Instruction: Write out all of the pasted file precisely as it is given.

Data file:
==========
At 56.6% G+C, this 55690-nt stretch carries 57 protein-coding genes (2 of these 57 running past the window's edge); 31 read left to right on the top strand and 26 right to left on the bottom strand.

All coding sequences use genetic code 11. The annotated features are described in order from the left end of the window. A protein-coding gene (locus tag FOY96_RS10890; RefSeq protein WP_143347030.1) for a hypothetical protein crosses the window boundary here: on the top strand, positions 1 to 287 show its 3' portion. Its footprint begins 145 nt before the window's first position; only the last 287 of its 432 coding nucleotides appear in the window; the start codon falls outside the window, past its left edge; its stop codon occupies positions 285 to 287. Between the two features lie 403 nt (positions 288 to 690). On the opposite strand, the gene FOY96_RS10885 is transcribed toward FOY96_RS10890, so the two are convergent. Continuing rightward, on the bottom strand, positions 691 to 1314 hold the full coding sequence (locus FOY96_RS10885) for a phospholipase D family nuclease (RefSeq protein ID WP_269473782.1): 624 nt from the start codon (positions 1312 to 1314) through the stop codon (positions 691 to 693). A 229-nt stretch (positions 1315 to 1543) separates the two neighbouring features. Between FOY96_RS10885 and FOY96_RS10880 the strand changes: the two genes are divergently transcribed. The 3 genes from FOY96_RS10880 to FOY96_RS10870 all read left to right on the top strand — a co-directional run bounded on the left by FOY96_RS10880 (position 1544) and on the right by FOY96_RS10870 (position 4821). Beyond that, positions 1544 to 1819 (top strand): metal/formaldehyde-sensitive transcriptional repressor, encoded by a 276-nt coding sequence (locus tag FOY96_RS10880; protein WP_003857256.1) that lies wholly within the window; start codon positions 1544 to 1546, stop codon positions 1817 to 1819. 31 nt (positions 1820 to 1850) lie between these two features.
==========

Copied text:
At 56.6% G+C, this 55690-nt stretch carries 57 protein-coding genes (2 of these 57 running past the window's edge); 31 read left to right on the top strand and 26 right to left on the bottom strand.

All coding sequences use genetic code 11. The annotated features are described in order from the left end of the window. A protein-coding gene (locus tag FOY96_RS10890; RefSeq protein WP_143347030.1) for a hypothetical protein crosses the window boundary here: on the top strand, positions 1 to 287 show its 3' portion. Its footprint begins 145 nt before the window's first position; only the last 287 of its 432 coding nucleotides appear in the window; the start codon falls outside the window, past its left edge; its stop codon occupies positions 285 to 287. Between the two features lie 403 nt (positions 288 to 690). On the opposite strand, the gene FOY96_RS10885 is transcribed toward FOY96_RS10890, so the two are convergent. Continuing rightward, on the bottom strand, positions 691 to 1314 hold the full coding sequence (locus FOY96_RS10885) for a phospholipase D family nuclease (RefSeq protein ID WP_269473782.1): 624 nt from the start codon (positions 1312 to 1314) through the stop codon (positions 691 to 693). A 229-nt stretch (positions 1315 to 1543) separates the two neighbouring features. Between FOY96_RS10885 and FOY96_RS10880 the strand changes: the two genes are divergently transcribed. The 3 genes from FOY96_RS10880 to FOY96_RS10870 all read left to right on the top strand — a co-directional run bounded on the left by FOY96_RS10880 (position 1544) and on the right by FOY96_RS10870 (position 4821). Beyond that, positions 1544 to 1819 (top strand): metal/formaldehyde-sensitive transcriptional repressor, encoded by a 276-nt coding sequence (locus tag FOY96_RS10880; protein WP_003857256.1) that lies wholly within the window; start codon positions 1544 to 1546, stop codon positions 1817 to 1819. 31 nt (positions 1820 to 1850) lie between these two features.